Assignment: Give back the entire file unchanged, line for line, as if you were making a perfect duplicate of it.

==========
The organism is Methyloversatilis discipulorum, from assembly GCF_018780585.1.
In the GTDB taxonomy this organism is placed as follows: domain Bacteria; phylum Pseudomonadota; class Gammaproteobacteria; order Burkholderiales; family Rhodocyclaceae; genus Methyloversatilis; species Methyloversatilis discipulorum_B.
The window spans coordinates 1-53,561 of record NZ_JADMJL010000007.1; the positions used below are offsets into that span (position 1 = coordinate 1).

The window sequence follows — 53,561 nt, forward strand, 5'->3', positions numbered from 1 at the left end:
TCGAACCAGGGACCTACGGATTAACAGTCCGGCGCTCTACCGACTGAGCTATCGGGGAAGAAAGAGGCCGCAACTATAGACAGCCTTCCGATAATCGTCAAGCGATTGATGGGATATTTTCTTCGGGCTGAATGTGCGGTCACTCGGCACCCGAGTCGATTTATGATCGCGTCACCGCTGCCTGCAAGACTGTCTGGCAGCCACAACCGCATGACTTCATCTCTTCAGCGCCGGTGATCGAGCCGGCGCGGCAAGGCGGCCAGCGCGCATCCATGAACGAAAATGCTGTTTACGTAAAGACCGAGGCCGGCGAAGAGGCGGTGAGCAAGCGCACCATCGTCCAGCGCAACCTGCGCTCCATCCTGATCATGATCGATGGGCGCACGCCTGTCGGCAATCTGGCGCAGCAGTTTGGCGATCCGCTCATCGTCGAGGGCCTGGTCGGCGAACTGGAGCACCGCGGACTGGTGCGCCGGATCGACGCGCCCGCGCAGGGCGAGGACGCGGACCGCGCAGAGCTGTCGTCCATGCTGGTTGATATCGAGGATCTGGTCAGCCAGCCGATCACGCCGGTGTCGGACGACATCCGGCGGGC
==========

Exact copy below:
The organism is Methyloversatilis discipulorum, from assembly GCF_018780585.1.
In the GTDB taxonomy this organism is placed as follows: domain Bacteria; phylum Pseudomonadota; class Gammaproteobacteria; order Burkholderiales; family Rhodocyclaceae; genus Methyloversatilis; species Methyloversatilis discipulorum_B.
The window spans coordinates 1-53,561 of record NZ_JADMJL010000007.1; the positions used below are offsets into that span (position 1 = coordinate 1).

The window sequence follows — 53,561 nt, forward strand, 5'->3', positions numbered from 1 at the left end:
TCGAACCAGGGACCTACGGATTAACAGTCCGGCGCTCTACCGACTGAGCTATCGGGGAAGAAAGAGGCCGCAACTATAGACAGCCTTCCGATAATCGTCAAGCGATTGATGGGATATTTTCTTCGGGCTGAATGTGCGGTCACTCGGCACCCGAGTCGATTTATGATCGCGTCACCGCTGCCTGCAAGACTGTCTGGCAGCCACAACCGCATGACTTCATCTCTTCAGCGCCGGTGATCGAGCCGGCGCGGCAAGGCGGCCAGCGCGCATCCATGAACGAAAATGCTGTTTACGTAAAGACCGAGGCCGGCGAAGAGGCGGTGAGCAAGCGCACCATCGTCCAGCGCAACCTGCGCTCCATCCTGATCATGATCGATGGGCGCACGCCTGTCGGCAATCTGGCGCAGCAGTTTGGCGATCCGCTCATCGTCGAGGGCCTGGTCGGCGAACTGGAGCACCGCGGACTGGTGCGCCGGATCGACGCGCCCGCGCAGGGCGAGGACGCGGACCGCGCAGAGCTGTCGTCCATGCTGGTTGATATCGAGGATCTGGTCAGCCAGCCGATCACGCCGGTGTCGGACGACATCCGGCGGGC